The initial question before the Court is whether a viatical settlement is an insurance policy exempt from securities laws. § 3(a)(8) of the Securities Act, 15 U.S.C. § 77c(a)(8). This exemption is based on the long tradition of vesting regulation of the "business of insurance" in the states. See McCarran-Ferguson Act, 15 U.S.C. § 1012(b). It is not dispositive what form the assets underlying the investment are in as substance and not form is the guide. SEC v. C.M. Joiner Leasing Corp., 320 U.S. 344, 351, 88 L. Ed. 88, 64 S. Ct. 120 (1943). The hallmark of "insurance" is the spreading and underwriting of a policyholder's risk. SEC v. Variable Annuity Life Insurance Co., ("VALIC "), 359 U.S. 65, 73, 3 L. Ed. 2d 640, 79 S. Ct. 618 (1959). By contrast, in a securities "investment" the basic risk is borne by the purchaser of the investment not by the issuer. Associates in Adolescent Psychiatry, S.C. v. Home Life Ins. Co., 941 F.2d 561, 566-68 (7th Cir. 1991), cert. denied, 502 U.S. 1099, 112 S. Ct. 1182, 117 L. Ed. 2d 426 (1993). Securities, unlike insurance policies, do not transfer or spread risk.
The Court has no difficulty concluding that viatical settlements do not qualify under the section 3(a) exemption. Viatical settlements do not transfer or distribute risk. The investor (buyer) does not assume any risk from the seller. The buyer does undertake an investment risk that the seller will live longer than expected, thereby reducing the buyer's return on investment. Such a risk, however, is inherent in any investment and does not serve the central purpose of insurance: to transfer risk from the insured to the insurer. This has already been done by the insurance company which issued the policy. It is equally clear that LPI and Pardo are not in the "business of insurance" so as to be covered by the McCarran-Ferguson Act. "The relationship between the insurer and insured, the type of policy which could be issued, its reliability, interpretation, and enforcement-- these were the core of the 'business of insurance'." SEC v. National Securities, Inc., 393 U.S. 453, 460, 21 L. Ed. 2d 668, 89 S. Ct. 564 (1969). LPI does not issue insurance policies or underwrite risk or undertake the normal activities of an insurance company.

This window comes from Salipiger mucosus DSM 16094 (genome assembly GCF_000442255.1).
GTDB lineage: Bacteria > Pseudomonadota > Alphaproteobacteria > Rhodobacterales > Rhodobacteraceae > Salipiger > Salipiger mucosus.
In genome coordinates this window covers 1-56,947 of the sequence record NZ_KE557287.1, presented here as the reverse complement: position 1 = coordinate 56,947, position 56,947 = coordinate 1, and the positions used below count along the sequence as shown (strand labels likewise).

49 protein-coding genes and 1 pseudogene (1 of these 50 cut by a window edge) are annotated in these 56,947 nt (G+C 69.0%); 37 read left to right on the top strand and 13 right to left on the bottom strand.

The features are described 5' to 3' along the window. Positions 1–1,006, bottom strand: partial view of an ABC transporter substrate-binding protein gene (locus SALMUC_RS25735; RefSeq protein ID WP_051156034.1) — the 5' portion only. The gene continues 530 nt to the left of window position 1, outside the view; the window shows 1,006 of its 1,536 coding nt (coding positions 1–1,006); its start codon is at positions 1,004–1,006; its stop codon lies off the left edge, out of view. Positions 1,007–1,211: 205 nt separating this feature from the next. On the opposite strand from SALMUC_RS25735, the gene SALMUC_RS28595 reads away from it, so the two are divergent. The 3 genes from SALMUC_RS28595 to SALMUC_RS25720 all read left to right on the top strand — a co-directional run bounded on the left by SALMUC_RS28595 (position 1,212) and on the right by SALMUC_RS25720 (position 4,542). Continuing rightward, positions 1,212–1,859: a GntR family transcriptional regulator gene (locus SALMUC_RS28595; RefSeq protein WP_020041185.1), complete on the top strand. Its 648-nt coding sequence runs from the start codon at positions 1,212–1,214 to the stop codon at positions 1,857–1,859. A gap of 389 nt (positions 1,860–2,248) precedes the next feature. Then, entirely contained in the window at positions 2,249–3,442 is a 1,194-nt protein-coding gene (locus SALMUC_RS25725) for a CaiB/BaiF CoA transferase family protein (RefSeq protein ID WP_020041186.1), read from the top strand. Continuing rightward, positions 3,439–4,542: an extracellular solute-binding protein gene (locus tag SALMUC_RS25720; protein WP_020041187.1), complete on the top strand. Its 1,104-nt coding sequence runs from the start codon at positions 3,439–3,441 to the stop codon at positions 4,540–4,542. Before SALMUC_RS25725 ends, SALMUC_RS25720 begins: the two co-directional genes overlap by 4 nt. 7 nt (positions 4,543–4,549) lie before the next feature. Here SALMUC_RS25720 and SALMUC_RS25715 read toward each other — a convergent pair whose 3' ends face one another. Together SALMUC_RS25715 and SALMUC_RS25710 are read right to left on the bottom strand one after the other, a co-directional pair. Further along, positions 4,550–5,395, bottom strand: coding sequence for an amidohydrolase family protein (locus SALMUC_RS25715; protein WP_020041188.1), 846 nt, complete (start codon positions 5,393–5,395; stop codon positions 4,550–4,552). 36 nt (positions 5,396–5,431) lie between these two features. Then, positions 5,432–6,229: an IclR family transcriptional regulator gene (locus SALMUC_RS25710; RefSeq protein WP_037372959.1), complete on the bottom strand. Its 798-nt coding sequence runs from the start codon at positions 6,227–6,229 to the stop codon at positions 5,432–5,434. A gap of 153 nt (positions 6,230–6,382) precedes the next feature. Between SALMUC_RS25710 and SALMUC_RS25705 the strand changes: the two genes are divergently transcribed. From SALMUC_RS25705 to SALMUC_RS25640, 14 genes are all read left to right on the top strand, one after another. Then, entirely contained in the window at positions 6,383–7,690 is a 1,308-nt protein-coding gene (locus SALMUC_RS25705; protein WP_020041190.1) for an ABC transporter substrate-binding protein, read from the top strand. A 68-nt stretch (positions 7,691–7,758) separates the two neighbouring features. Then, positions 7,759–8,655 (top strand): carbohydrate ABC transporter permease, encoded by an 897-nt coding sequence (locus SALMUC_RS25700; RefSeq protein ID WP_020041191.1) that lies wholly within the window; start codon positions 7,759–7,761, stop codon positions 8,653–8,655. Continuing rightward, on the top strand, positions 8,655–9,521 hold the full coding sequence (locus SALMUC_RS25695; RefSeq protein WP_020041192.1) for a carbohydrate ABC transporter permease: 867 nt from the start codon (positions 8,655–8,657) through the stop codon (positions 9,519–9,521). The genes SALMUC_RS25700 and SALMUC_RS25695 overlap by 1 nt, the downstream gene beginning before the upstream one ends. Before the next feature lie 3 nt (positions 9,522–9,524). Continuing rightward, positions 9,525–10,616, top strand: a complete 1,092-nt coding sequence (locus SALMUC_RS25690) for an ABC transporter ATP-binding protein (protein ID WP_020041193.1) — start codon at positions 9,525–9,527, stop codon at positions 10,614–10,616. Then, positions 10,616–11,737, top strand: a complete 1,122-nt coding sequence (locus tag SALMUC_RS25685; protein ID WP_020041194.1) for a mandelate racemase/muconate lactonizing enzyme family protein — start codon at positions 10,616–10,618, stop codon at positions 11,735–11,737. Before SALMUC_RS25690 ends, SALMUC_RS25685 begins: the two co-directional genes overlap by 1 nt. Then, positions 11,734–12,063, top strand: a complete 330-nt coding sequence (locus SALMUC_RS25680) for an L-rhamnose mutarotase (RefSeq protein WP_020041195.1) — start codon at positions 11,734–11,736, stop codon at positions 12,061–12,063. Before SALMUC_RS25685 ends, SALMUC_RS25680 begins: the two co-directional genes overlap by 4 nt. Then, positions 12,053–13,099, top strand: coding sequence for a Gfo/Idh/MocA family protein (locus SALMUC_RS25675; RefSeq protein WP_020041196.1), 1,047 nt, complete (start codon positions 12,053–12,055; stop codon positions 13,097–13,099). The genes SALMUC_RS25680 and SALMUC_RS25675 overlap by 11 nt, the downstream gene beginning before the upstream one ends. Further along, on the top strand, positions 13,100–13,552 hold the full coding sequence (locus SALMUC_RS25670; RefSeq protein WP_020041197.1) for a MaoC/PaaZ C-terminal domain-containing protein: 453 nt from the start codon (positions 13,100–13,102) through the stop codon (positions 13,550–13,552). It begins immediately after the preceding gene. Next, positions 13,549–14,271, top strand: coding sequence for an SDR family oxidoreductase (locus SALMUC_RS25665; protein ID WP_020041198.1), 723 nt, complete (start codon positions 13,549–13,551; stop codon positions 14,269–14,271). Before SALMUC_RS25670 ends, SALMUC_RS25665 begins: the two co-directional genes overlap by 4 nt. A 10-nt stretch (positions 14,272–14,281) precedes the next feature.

Defendants are also concerned about the effects of securities disclosure rules on the privacy of viators by requiring terminally ill sellers to comply with the securities disclosure requirements. This is a false concern. The disclosure obligations fall only on those selling or offering securities, not on those selling assets which are then repackaged by others as securities. The Commission readily agrees that a straight viatical settlement is not a security.
It is the methods employed by defendants which are challenged.
B. LPI's standard viatical settlement as a security.
The Court must decide whether the products offered by defendants qualify as investment contracts under section 2(1) of the Securities Act. An investment contract is a
contract, transaction or scheme whereby a person invests his money  in a common enterprise and  is led to expect profits  solely from the efforts of the promoter or a third party.
SEC v. W.J. Howey Co., 328 U.S. 293, 298-99, 90 L. Ed. 1244, 66 S. Ct. 1100 (1946). Under recent refinements, the requirement that the profits be secured "solely" from the efforts of others has been diluted to include profits secured "predominantly" from the efforts of others. SEC v. Int'l Loan Network, Inc., 297 U.S. App. D.C. 22, 968 F.2d 1304, 1308 (D.C. Cir. 1992); SEC v. Glenn W. Turner Enterprises, Inc., 474 F.2d 476, 482 (9th Cir.), cert. denied, 414 U.S. 821, 38 L. Ed. 2d 53, 94 S. Ct. 117 (1973). The substance of an investment contract is a security-like interest in a "common enterprise" that is expected to generate profits through the efforts of others. Tcherepnin v. Knight, 389 U.S. 332, 336, 19 L. Ed. 2d 564, 88 S. Ct. 548 (1967); Rodriguez v. Banco Central Corp., 990 F.2d 7, 10 (1st Cir. 1993). The parties to the instant case do not contest that the buyers of viatical settlements are investing money. Therefore, the Court will concentrate on the three prongs of the Howey test.
Courts have identified three types of commonality in a quest to bring meaning and uniformity to this prong of the Howey test. The first is "horizontal commonality" which demands that the fortunes of two or more investors be joined in a pooling of interests. Wals v. Fox Hills Development Corp., 24 F.3d 1016, 1018 (7th Cir. 1994). The fortunes of investors are tied by pooling of assets, usually combined with a pro-rata distribution of profits. Id.; Revak v. SEC Realty Corp., 18 F.3d 81, 87 (2d Cir. 1994). The second type of commonality is "broad vertical" which considers whether the fortunes of investors are tied to the efforts of the promoter. SEC v. Koscot Interplanetary, Inc., 497 F.2d 473, 479 (5th Cir. 1974). The final type of commonality is "strict vertical" which centers on whether fortunes of investors are tied to the fortunes of the promoter. Brodt v. Bache & ...